The league’s CFO, board member and blocker, Lips formerly skated with the team’s jammer DeWier before the pandemic. Like many other skaters, the pandemic halted roller skating for many people or alternatively, ignited a new skating passion. During the shutdown, there was a roller skate shortage.

click to enlarge Derby league strives on its competitive nature
(Photo by Noelle Haro-Gomez)
Helene “Velma Deckly” Lewton, Sophia “Little Thunder” Garcia, Amy “Amy-Zing Heiling, Rose and Pretty Lil Brawler.

“Our views on roller derby changed after the pandemic,” Lips said. “We wanted something that was a little more laid back and we saw a need for this recreational, more socially focused kind of derby (that) was about building bonds and supporting each other.”

The league’s co-founders were looking toward creating something that would offer a “derby-life” balance while creating a sense of belonging.

“We really wanted to make a point of it being a safe space for queer folks, people of color (and those) who have mental health struggles,” DeWier said.

“Our vision was to create a skating environment where we could strap on some skates and skate around, where we weren’t pressured to be ultra-competitive,” said Raychel “D20” Hodges, a board member and blocker for the team.

Even the team’s bylaws support what individuals want their derby journey to be, DeWier said. With approximately 50 involved participants, the league is made up of veteran and newly graduated skaters known as “Baby Bats,” volunteer announcers, non-skating officiators or NSOs and those who assist with track maintenance.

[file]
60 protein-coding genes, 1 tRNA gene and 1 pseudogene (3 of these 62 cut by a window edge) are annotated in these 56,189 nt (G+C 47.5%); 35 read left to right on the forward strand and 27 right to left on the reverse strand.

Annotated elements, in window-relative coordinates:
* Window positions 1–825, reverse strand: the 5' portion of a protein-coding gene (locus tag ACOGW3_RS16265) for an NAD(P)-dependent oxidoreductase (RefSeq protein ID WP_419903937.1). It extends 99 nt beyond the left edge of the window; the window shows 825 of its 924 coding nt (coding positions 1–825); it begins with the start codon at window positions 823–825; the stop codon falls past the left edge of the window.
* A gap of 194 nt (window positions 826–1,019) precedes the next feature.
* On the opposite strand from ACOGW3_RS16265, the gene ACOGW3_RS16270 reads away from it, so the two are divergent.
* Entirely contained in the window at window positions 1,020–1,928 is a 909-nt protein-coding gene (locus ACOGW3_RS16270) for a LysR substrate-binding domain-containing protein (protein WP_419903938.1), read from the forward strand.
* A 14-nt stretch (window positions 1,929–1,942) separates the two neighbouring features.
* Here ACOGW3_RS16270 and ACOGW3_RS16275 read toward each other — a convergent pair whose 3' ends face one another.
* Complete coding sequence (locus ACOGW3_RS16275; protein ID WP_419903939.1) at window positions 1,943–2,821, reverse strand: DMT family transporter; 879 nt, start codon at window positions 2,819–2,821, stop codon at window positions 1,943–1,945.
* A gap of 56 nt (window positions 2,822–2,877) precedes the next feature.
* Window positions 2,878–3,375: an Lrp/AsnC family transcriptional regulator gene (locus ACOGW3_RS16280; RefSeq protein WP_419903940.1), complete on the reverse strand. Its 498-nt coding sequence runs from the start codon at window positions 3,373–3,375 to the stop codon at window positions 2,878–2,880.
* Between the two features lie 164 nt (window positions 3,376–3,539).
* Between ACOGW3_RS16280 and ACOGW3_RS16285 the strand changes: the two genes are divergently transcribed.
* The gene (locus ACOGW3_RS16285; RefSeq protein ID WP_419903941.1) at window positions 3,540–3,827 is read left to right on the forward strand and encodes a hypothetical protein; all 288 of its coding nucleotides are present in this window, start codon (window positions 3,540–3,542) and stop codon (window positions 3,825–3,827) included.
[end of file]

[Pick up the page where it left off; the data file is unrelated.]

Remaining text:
Karlena “Snack Attack” Wolhart, a recent graduate of the “Baby Bat” program and blocker, said that she’s met some of her closest friends after eight and a half months of training with them. She emphasized the sense of community.

“Nobody is out for blood and nobody wants to completely plow your ass,” Wolhart said. “If you don’t understand some things, it’s fine because there is always (someone) on your team (who) will help walk you through it.”

The “Baby Bat” program, which takes about 21 weeks or four to five months, teaches new skaters the basics, before making contact, participating in scrimmages as well as acquiring their skate names.

“The process begins (with) your first derby practice and when you graduate, you sort of settle on your name,” Hodges said.

An integral part of the sports culture, it is emblematic of tradition and transformation into a powerful derby player.

Competitively, rosters or benches have 15 players on each side. Five are typically sent out onto the track, including the jammer and four blockers which is about three pods, leaving plenty of room for people to rotate.

Still in the 2022 season, the team is building its first official team so it can play against other leagues in the state.